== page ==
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Wednesday, May 13, 2020

Proof Discontinuities and Civil Settlements (by Mark Spottswood)

Posted on behalf of Mark Spottswood as part of the Legal Discontinuities Online Symposium:

Few areas of the law involve more “bumpiness,” as Adam Kolber would put it, than traditional burden of proof rules.  Consider a jury that has heard enough evidence to think that a civil defendant is 49% likely to be guilty.  Under existing law, they are expected to award precisely $0 in damages to the plaintiff.  Add a tiny shred of additional evidence, which is just strong enough to push their confidence level in guilt up to 51%, and we instead expect them to award full damages.  The evidence in the two cases is nearly identical, but the result is radically different.

Many scholars have previously questioned the optimality of this arrangement, especially in comparison with what I have called a continuous burden of proof rule.  If we think of the traditional rule as a light switch, moving from 0 to full damages once its threshold point is reached, the continuous rule is instead like a dimmer switch.  As the jury’s level of belief in guilt rises from 0% confidence to 100% confidence, a continuous rule incrementally escalates the level of damages they should award from $0 to the full amount of damages suffered by a plaintiff.  Such rules have a number of attractive features.  First, they provide better deterrence in cases where parties can foresee, when acting, how likely a jury will be to find them liable.  Second, they spread expected outcome errors more evenly across parties, so that fewer innocent defendants pay the full amount of damages, and fewer deserving plaintiffs receive an award of $0.  Third, they reduce the impact that various biases and other sources of unfairness may have on the judicial process.  And finally, they may also reduce incentives that parties currently have to destroy evidence or intimidate witnesses into silence.  But these benefits come at a cost.  As David Kaye has shown, we should expect the traditional rule to produce a smaller amount of expected error at trial than the continuous rule, at least in single-defendant cases.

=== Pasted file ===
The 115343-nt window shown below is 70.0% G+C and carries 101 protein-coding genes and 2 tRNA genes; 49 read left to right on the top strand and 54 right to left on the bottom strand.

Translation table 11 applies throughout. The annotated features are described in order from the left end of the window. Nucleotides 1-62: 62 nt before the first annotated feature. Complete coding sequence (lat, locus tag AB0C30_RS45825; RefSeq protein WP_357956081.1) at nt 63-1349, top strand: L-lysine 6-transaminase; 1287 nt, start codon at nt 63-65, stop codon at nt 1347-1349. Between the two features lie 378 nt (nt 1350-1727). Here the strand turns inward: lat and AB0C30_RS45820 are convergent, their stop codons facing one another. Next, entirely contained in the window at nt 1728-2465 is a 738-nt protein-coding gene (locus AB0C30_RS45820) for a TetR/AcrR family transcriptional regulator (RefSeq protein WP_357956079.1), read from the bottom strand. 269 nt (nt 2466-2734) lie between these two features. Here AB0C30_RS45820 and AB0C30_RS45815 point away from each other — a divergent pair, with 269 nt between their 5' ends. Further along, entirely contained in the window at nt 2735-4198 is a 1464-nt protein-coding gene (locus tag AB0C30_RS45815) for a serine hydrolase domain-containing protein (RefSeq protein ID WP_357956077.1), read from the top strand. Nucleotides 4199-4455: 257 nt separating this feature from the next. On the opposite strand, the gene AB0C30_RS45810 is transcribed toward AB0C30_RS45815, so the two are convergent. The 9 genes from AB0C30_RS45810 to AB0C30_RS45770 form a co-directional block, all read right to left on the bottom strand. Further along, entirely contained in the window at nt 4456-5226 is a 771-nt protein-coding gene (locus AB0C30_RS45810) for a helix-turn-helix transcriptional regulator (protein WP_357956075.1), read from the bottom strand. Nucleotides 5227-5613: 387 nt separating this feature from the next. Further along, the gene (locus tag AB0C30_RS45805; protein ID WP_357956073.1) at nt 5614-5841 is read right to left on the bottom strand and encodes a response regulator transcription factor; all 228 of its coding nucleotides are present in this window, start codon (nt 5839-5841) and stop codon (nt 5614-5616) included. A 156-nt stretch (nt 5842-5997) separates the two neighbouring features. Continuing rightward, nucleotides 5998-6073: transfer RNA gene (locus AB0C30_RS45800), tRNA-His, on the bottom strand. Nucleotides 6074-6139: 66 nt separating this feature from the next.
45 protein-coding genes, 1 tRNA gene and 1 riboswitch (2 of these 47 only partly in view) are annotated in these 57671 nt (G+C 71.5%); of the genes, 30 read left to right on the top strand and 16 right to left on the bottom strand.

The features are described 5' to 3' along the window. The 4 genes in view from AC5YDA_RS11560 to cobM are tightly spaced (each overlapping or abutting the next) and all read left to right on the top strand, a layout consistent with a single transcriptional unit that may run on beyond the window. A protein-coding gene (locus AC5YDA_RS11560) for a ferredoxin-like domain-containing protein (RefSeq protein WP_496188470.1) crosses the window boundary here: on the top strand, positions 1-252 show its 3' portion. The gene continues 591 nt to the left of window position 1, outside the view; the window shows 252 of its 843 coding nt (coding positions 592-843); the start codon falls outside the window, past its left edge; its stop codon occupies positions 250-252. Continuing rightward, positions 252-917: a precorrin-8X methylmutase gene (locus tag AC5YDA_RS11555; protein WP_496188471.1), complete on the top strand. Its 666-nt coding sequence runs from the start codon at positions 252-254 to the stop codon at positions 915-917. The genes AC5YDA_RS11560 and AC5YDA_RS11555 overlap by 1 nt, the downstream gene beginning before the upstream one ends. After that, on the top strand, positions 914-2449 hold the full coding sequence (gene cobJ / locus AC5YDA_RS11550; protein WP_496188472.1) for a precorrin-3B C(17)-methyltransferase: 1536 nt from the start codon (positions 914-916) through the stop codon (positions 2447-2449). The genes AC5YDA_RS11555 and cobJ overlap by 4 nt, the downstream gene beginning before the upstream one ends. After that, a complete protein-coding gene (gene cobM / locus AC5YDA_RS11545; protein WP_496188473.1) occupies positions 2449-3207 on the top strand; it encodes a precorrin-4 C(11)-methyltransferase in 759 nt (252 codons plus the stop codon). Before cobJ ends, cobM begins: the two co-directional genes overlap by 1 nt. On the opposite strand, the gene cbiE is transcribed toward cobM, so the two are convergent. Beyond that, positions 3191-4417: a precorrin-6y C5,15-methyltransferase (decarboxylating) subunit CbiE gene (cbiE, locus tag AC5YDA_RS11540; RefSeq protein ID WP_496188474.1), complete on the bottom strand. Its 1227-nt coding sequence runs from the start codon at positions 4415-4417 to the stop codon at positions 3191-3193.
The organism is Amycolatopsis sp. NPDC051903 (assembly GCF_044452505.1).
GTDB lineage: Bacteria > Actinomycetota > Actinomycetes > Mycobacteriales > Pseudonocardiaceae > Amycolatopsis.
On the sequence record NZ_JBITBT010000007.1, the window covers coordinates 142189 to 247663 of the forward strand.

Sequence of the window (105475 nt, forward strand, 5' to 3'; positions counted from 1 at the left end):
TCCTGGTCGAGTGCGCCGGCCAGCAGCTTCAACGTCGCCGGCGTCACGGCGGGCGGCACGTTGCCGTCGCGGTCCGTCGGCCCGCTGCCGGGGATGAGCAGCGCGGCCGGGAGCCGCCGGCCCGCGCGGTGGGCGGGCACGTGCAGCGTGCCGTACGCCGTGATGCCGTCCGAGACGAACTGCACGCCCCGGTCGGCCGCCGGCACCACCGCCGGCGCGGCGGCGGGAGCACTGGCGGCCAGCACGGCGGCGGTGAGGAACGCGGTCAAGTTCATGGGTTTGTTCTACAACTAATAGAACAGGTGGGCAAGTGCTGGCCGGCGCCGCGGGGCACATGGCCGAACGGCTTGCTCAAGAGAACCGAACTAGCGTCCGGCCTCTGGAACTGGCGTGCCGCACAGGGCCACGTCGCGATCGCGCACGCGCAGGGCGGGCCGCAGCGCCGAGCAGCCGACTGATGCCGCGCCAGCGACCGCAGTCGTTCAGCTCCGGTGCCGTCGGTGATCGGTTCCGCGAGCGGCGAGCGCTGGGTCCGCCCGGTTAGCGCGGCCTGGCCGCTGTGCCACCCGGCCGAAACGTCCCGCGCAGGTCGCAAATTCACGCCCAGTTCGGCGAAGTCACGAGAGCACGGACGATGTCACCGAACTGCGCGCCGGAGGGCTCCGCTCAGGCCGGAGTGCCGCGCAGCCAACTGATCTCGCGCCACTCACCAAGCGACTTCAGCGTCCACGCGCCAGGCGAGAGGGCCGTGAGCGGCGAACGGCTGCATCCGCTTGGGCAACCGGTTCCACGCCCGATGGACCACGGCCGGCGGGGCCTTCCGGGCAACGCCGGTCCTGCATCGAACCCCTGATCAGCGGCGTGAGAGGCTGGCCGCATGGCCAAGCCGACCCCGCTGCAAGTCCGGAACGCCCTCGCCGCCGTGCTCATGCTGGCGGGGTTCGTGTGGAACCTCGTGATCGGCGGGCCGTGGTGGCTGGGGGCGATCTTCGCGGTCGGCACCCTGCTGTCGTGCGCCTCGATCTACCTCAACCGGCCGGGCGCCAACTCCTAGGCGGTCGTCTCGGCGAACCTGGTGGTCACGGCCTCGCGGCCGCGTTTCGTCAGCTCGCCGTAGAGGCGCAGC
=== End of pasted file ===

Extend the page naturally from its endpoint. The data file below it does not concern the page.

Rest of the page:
Of course, the preceding discussion ignores an important means by which parties themselves may smooth the law’s bumpiness, which is by settling their cases for an agreed-upon sum.  Parties settle far more cases than they take to trial.  Moreover, parties typically take expected outcomes at trial into account when making settlement decisions.  As a result, if we seek to optimize expected trial outcomes in isolation, without attending to how our trial rules may alter settlement behavior, we may work unintended harm, either by undermining parties’ ability to avoid high litigation costs through settlement, or by incentivizing settlement amounts with higher rates of expected error.  Thus, for my contribution to the Legal Discontinuities conference, I attempted to take some initial steps towards understanding how parties’ might change their settlement behavior if we shift from our traditional burden of proof rule to a continuous alternative.